HU 5mNIM - Experimental Station
The 5m-NIM beamline and endstation is dedicated to the education and of undergraduate and PhD students of the Humboldt University. The technique offered by the beamline is angle-resolved photoemission spectroscopy (ARPES), which is carried out in the low-photon energy regime, i.e. between 8 eV and 40 eV.
|Temperature range||10 K to 300 K|
|Pressure Range||UHV, only the loadlock can be vented to introduce samples|
|Detector||SES 2002 photoelectron analyser with 2D detector capability, angular acceptance ±14°, angular resolution is 0.2°, energy resolution < 2 meV|
|Manipulators||one 5 DOF manipulator in main chamber, one high-temperature annealing manipulator in the preparation chamber|
|Sample holder compatibility||“PREVAC style” sample holders: one designed for cleavage and optimized for thermal contact, the other one made of Molybdenum to allow high-temperature annealing|
|Beamline(s)||permanently attached to the HU 5m-NIM BEST beamline|
MethodsNEXAFS, UPS, Angular-resolved PES, XPS
The beamline receives the white radiation from a bending magnet and two mirror focus it in the two planes perpendicular to the light direction on the monochromator. To monochromatise the light two gratings can be selected, each optimised for a specific photon energy range, but both working in the normal-incidence geometry in order to achieve high transmission and high resolution. The choice of a normal incidence geometry, to achieve high energy resolution, naturally limits the available photon energy range, i.e. from 8 eV minimum to about 35 eV, although slightly higher energies can be used for core-level photoemission.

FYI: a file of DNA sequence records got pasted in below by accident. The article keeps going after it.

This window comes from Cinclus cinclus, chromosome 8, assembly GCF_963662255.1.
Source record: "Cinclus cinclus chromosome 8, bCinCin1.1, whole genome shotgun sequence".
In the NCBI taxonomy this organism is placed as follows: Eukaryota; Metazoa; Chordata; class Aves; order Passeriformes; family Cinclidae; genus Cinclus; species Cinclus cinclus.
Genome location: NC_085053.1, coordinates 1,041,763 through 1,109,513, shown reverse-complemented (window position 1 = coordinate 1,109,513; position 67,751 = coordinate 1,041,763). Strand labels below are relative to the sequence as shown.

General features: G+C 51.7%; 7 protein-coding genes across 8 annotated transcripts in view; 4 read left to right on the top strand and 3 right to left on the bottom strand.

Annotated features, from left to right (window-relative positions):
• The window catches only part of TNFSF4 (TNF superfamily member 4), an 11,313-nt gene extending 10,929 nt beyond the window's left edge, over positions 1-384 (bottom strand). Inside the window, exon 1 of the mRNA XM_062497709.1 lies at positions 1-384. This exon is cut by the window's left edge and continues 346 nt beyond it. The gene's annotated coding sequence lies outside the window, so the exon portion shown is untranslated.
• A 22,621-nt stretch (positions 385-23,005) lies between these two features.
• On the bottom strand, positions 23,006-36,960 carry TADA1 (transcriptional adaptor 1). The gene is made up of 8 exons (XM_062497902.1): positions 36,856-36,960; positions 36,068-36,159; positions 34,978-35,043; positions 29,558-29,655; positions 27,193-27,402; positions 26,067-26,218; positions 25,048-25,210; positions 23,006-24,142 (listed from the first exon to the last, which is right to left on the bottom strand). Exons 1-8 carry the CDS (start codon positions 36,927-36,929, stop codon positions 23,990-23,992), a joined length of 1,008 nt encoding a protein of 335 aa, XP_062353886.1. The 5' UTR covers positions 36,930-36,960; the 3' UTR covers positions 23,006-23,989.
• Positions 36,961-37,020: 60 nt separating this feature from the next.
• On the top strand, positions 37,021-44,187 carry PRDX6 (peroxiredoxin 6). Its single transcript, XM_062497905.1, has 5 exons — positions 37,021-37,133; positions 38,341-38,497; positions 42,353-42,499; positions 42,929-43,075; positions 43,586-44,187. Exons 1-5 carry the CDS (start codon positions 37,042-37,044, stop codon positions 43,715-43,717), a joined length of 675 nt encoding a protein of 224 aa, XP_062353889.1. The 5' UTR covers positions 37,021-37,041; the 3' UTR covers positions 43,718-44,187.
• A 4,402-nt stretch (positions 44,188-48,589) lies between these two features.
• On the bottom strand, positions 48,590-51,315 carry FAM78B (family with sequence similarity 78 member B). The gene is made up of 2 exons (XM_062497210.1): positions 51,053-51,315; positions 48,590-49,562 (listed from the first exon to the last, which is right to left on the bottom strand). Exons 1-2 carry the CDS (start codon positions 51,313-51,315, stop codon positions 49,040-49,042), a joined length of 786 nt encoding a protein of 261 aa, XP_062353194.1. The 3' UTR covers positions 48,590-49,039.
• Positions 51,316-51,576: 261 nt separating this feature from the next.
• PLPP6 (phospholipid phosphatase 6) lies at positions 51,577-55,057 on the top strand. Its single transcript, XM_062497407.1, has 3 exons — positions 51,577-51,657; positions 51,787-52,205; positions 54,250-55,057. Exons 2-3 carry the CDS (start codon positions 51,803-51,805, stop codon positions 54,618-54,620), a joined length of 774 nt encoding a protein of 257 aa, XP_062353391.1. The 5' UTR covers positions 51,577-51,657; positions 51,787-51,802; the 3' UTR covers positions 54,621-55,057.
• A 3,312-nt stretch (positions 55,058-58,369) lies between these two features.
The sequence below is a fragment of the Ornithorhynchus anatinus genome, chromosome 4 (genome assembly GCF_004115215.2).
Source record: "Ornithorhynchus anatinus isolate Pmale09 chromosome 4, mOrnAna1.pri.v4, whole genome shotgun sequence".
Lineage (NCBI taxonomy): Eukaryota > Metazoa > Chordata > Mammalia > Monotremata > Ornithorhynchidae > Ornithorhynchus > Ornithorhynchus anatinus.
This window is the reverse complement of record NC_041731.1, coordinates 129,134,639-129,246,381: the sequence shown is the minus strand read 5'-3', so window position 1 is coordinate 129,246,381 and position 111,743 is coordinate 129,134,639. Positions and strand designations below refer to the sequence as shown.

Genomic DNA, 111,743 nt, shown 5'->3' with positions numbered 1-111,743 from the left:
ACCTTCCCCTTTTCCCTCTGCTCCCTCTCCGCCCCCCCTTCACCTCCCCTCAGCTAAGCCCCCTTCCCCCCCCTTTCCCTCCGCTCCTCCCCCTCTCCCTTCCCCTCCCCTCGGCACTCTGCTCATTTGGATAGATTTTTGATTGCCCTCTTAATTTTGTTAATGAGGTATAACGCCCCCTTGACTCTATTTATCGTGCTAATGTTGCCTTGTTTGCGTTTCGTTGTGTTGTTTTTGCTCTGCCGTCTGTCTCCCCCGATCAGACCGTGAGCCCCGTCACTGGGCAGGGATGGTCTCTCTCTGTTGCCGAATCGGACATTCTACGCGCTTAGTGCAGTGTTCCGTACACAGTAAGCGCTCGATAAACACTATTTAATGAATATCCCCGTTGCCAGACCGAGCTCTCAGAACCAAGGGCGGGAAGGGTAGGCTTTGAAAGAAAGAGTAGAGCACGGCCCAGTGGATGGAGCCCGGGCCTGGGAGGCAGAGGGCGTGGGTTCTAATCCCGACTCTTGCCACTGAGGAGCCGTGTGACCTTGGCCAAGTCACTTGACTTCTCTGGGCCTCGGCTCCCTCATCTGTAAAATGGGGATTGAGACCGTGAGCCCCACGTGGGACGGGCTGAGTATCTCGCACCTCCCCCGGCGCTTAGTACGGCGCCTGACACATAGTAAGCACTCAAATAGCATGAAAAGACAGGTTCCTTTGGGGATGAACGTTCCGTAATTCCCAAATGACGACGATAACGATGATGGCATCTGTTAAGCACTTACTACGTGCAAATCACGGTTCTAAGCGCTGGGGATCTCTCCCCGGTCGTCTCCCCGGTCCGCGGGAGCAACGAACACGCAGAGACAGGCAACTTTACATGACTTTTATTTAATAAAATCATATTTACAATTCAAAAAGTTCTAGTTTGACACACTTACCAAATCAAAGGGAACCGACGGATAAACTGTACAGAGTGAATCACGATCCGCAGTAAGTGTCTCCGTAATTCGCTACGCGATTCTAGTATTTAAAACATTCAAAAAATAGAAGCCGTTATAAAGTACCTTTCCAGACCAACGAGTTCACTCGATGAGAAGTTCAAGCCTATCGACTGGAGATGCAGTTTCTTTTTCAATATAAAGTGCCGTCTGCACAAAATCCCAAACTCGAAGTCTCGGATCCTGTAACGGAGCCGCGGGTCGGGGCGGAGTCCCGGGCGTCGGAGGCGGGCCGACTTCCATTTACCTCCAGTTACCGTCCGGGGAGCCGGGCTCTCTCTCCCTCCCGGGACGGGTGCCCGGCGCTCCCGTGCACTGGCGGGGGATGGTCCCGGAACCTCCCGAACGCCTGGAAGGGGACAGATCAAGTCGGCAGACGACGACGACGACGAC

The monochromatic beam is directed to the last toroidal mirror which focusses the beam on the sample in the main chamber. This is equipped with a SES 2002 photoelectron energy analyser able to measure the electron kinetic energy and momentum at the same time. The sample temperature is controlled by a closed-cycle Helium cryostat reaching 10 K. The cryostat is mounted on a manipulator having 5 degrees of freedom and with the two rotations it is possible to freely choose the photoemission angles in order to measure ARPES spectra at any point of the reciprocal space.
The resolving power of the beamline is 36000 at 22 eV, measured from gas-phase photoemission, and the analyser resolution was less than 2 meV, measured at an experimental temperature of 15 K.
The samples are put in UHV with a fast-entry lock and prepared in a dedicated preparation chamber. There, they can be sputtered with Ar ions and annealed up to a temperature (currently) of 500°C. This allows measurements on a wide variety of material systems, among which elemental metals and many semiconductors. It is also possible to cleave samples in UHV at either room or low temperature directly on the manipulator in the main chamber. This is particularly interesting for those systems showing strong contamination, since the latter can be minimised by avoiding transfer between UHV chamb